Some of the ramifications of this methodology have earlier been noted (see The gathering of victim statements, above). What matters for present purposes is that the TRC did not even try to determine how many political fatalities had occurred within its mandate period. It did so, moreover, for a reason that is unconvincing. The choice of whether to make a statement about a human rights violation-whether to the TRC or any other organisation-is, of course, a personal one. This does not mean, however, that the number of political fatalities that occurred within the mandate period could not have been computed by the commission in other ways. The Institute, for one, has been compiling a database of political fatalities for many years, and especially since September 1984. Other monitoring organisations have more recently done so, too-particularly the Human Rights Committee (HRC), whose data are often cited by the TRC in its report. (The statistics compiled by the HRC have been shown to be unreliable in various respects, but this has not prevented the commission from quoting HRC data to buttress its findings.)
The commission was clearly aware of the databases compiled by 'NGOs, research institutes, and monitoring bodies'. It noted, on one occasion, that these organisations had numbered politically motivated killings in KwaZulu and Natal as somewhere between 18 000 and 20 000. (The South African Institute of Race Relations, on the basis of its careful methods of computation, has put the total of political fatalities in this region during the mandate period at approximately 10 500.)
In assessing accountability for gross violations, however, the TRC has ignored such data. Instead, the commission has seemingly confined its focus to the political killings described in the victim statements it received. These fatalities totalled 9 980-less than half the 20 500 politically motivated killings the Institute's statistics reveal for the period from 1984 to 1994 alone. Of these 9 980 fatalities, the TRC accounts for a maximum of 8 500-finding that some 4 500 were caused by the IFP, 2 700 by the SAP, and 1 300 by the ANC. Many of these deaths occurred in KwaZulu and Natal where, according to the commission, the IFP was responsible for some 3 800 killings, the ANC for 1 100, and the SAP for 700.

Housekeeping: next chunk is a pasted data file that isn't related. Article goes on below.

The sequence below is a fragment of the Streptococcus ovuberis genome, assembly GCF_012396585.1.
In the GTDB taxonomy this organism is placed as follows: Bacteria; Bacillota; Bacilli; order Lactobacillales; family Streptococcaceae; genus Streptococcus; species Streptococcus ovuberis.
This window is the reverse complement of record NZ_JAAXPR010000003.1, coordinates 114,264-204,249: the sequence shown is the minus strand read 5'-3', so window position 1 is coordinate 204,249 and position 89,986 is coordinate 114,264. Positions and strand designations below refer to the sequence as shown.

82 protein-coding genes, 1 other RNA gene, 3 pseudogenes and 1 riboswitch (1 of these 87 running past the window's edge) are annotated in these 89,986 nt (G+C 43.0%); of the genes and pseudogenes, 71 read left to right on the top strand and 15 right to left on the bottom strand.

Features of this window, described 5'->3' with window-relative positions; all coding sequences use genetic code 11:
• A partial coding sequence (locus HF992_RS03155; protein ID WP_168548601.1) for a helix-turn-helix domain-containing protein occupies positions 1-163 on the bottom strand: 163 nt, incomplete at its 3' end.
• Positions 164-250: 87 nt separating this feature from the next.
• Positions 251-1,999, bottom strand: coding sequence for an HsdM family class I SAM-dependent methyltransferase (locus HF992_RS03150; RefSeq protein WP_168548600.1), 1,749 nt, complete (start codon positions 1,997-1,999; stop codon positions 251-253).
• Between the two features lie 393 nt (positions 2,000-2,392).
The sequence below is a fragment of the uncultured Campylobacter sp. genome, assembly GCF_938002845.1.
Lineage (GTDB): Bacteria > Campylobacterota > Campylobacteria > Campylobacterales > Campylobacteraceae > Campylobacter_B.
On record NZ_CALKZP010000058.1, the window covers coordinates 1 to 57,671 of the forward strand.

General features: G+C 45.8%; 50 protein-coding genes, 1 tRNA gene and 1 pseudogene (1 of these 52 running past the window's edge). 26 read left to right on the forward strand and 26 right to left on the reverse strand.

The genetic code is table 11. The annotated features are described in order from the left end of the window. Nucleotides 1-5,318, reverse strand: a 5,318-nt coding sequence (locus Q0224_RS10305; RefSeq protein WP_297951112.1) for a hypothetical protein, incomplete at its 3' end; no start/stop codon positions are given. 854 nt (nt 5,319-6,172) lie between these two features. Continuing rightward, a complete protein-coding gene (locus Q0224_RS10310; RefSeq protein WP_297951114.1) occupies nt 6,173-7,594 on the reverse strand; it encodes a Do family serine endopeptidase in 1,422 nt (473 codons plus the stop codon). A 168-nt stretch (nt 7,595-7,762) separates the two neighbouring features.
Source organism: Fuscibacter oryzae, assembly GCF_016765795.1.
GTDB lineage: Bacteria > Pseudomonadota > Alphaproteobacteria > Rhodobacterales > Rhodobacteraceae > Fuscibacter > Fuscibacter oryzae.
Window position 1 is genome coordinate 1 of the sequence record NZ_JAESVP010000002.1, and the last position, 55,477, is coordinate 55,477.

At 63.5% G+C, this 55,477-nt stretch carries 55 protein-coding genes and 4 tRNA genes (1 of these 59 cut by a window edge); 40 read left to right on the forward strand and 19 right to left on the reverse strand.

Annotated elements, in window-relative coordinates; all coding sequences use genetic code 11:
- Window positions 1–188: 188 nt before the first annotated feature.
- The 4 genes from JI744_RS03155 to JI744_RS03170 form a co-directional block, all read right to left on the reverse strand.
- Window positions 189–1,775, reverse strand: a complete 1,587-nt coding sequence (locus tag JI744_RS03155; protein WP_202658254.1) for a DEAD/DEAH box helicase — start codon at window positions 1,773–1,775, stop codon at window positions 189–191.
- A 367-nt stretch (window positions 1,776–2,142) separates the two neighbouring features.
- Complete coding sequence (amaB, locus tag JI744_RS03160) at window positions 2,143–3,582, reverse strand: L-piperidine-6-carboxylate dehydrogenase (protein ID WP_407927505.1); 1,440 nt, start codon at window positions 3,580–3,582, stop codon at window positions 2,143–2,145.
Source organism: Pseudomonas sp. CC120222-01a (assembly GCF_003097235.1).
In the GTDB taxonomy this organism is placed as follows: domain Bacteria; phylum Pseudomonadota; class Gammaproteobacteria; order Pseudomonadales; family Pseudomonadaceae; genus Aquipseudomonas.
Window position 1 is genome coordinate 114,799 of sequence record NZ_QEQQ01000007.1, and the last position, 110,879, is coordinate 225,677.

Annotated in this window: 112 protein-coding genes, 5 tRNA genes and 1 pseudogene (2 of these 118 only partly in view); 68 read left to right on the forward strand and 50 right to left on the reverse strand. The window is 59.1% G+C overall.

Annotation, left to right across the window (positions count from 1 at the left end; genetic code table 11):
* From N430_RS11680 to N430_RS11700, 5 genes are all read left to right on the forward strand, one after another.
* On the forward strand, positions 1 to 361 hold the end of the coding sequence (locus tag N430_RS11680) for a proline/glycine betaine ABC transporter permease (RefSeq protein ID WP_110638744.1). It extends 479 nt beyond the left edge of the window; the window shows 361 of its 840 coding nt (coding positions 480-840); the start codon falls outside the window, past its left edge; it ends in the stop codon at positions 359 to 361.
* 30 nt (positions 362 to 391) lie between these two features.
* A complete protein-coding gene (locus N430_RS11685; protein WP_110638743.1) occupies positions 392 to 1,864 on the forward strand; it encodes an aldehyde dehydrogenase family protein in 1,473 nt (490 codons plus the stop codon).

Whether the commission is correct in attributing the bulk of these killings to the IFP and SAP is questionable, for all the reasons mentioned in this study. Even if the accuracy of its assessment is accepted for the sake of argument, however, a further difficulty immediately arises. On a national basis, the commission has succeeded in explaining a maximum of 8 500 deaths out of a minimum of 20 500 fatalities. Within KwaZulu and Natal, it has accounted for 5 600 killings out of a total varying from 10 500 to 20 000. Its report thus falls very far short of the comprehensive account it was supposed to provide-and casts no light at all on how or why these thousands of further killings occurred.